Today I wanted to bring the subject of a print quality. Yes, I am a Shoot and Share photographer. Yes, I include digital files in my packages. But each time I deliver the files to my clients I highly recommend to place order through me rather than going to Walmart and having the prints done there. Why? Yes it will cost a bit more to order prints from your photographer but it will also guarantee the print quality as I send their order to a professional lab to be fulfilled.
Why does it matter you ask? Well, it matters, because the quality of a print largely depends on the quality of equipment, paper and colors used to create that print, not to mention the experience of the technicians. Annie Manning, one of photographers I admire, has a well written a detailed article (with lots of pictures) on this topic which I decided to share instead of writing a similar article myself. The whole article is here:
"I don’t know about you, but after all that work bringing your photography and vision to fruition, the final product is a step that is of the utmost importance. I have been wanting to do a little demonstration for a while now, sending the same image to different labs and comparing the differences. I initially sent the image to a half dozen different chain/big box type print labs all over our town, but after viewing them I decided to not use most of them for this demonstration because they were all the same. And by the same, I mean both mediocre and wildly different. What?! Bear with me here. Sending your prints to non-pro labs is going to leave you with not only sub-par quality prints, but inconsistent results. The technician running the machine, the calibration of the printer, etc. are all going to influence your final prints. So, what may have come back from Wal-Mart with too strong contrast and a yellow cast one week will look drastically different the next. It’s a coin toss … washed out and blue?? Cyan and blown highlights?? But whatever the results, as inconsistent as they may be, you can count on the quality being inferior to that of a pro lab (or for non pros, MPIX).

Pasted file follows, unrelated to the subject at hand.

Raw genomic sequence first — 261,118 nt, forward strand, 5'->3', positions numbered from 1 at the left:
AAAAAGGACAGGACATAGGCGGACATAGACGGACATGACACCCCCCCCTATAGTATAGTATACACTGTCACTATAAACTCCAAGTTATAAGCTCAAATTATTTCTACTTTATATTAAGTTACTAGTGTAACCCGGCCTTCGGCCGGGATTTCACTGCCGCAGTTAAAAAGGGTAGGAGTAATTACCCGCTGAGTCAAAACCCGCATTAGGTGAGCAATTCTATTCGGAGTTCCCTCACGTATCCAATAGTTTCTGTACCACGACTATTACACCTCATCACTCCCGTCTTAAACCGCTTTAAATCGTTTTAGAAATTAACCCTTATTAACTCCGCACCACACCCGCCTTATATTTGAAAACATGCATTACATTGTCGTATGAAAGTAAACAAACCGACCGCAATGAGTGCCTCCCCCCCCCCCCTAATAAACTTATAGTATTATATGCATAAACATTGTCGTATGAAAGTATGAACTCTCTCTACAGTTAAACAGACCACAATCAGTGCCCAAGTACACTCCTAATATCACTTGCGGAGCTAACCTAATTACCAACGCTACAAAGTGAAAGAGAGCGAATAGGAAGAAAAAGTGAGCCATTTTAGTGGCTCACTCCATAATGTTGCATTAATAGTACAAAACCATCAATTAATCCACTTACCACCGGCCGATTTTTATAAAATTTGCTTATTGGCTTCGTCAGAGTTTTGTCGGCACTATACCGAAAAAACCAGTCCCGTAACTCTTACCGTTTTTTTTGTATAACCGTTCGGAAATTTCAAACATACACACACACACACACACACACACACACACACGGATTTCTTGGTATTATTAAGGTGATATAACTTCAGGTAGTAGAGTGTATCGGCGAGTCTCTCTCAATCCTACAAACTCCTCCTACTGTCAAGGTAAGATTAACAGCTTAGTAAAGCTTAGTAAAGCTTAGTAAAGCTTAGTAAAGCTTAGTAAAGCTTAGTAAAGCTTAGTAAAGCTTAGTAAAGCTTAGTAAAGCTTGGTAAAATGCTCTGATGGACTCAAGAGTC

I’ve decided to a fairly non-scientific study to compare print quality among several chain labs and my preferred pro lab. This is just to give you a general sense of the drastically different prints non-pro labs will produce, and to compare the quality difference between them and a pro lab. Even in this uncontrolled setting (I laid the images out in natural light, kept the settings the same from image to image and applied no processing after uploading beyond resizing for web in order to keep the playing field as level as possible), the quality difference is apparent.
And a second sample …
When clients hire a professional photographer the expectation is they’ll be getting professional images and this goes beyond what we capture. As a professional we should be expected to not only know how to capture a fantastic image, but we are also responsible to make that image is the best it can be. If we’ve done our job, the images we capture will be hung proudly on walls and will be displayed for the world to see. I know when I put my name and reputation on my work I want it to be the best it can be? Whether a small print or a giant canvas, simply put, they help me deliver the best possible product to my clients."